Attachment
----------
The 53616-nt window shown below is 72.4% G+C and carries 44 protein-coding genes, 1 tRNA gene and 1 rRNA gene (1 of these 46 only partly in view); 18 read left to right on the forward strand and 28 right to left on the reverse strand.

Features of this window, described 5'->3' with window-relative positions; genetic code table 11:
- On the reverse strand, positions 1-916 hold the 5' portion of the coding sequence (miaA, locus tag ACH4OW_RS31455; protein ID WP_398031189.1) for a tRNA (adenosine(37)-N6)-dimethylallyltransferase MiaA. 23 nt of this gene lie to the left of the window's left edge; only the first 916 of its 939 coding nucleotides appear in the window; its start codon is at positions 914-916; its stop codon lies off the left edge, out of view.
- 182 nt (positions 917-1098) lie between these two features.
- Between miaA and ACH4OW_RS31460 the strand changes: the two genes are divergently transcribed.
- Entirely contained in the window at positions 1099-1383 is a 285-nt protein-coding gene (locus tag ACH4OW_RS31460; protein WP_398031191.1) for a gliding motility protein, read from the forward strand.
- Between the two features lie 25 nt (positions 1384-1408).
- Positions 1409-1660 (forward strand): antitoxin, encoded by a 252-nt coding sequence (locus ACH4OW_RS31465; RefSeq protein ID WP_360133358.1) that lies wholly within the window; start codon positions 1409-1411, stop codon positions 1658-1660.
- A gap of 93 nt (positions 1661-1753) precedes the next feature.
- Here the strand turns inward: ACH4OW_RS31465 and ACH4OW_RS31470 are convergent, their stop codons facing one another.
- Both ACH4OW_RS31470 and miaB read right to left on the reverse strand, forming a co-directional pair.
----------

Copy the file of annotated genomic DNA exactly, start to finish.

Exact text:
The 53616-nt window shown below is 72.4% G+C and carries 44 protein-coding genes, 1 tRNA gene and 1 rRNA gene (1 of these 46 only partly in view); 18 read left to right on the forward strand and 28 right to left on the reverse strand.

Features of this window, described 5'->3' with window-relative positions; genetic code table 11:
- On the reverse strand, positions 1-916 hold the 5' portion of the coding sequence (miaA, locus tag ACH4OW_RS31455; protein ID WP_398031189.1) for a tRNA (adenosine(37)-N6)-dimethylallyltransferase MiaA. 23 nt of this gene lie to the left of the window's left edge; only the first 916 of its 939 coding nucleotides appear in the window; its start codon is at positions 914-916; its stop codon lies off the left edge, out of view.
- 182 nt (positions 917-1098) lie between these two features.
- Between miaA and ACH4OW_RS31460 the strand changes: the two genes are divergently transcribed.
- Entirely contained in the window at positions 1099-1383 is a 285-nt protein-coding gene (locus tag ACH4OW_RS31460; protein WP_398031191.1) for a gliding motility protein, read from the forward strand.
- Between the two features lie 25 nt (positions 1384-1408).
- Positions 1409-1660 (forward strand): antitoxin, encoded by a 252-nt coding sequence (locus ACH4OW_RS31465; RefSeq protein ID WP_360133358.1) that lies wholly within the window; start codon positions 1409-1411, stop codon positions 1658-1660.
- A gap of 93 nt (positions 1661-1753) precedes the next feature.
- Here the strand turns inward: ACH4OW_RS31465 and ACH4OW_RS31470 are convergent, their stop codons facing one another.
- Both ACH4OW_RS31470 and miaB read right to left on the reverse strand, forming a co-directional pair.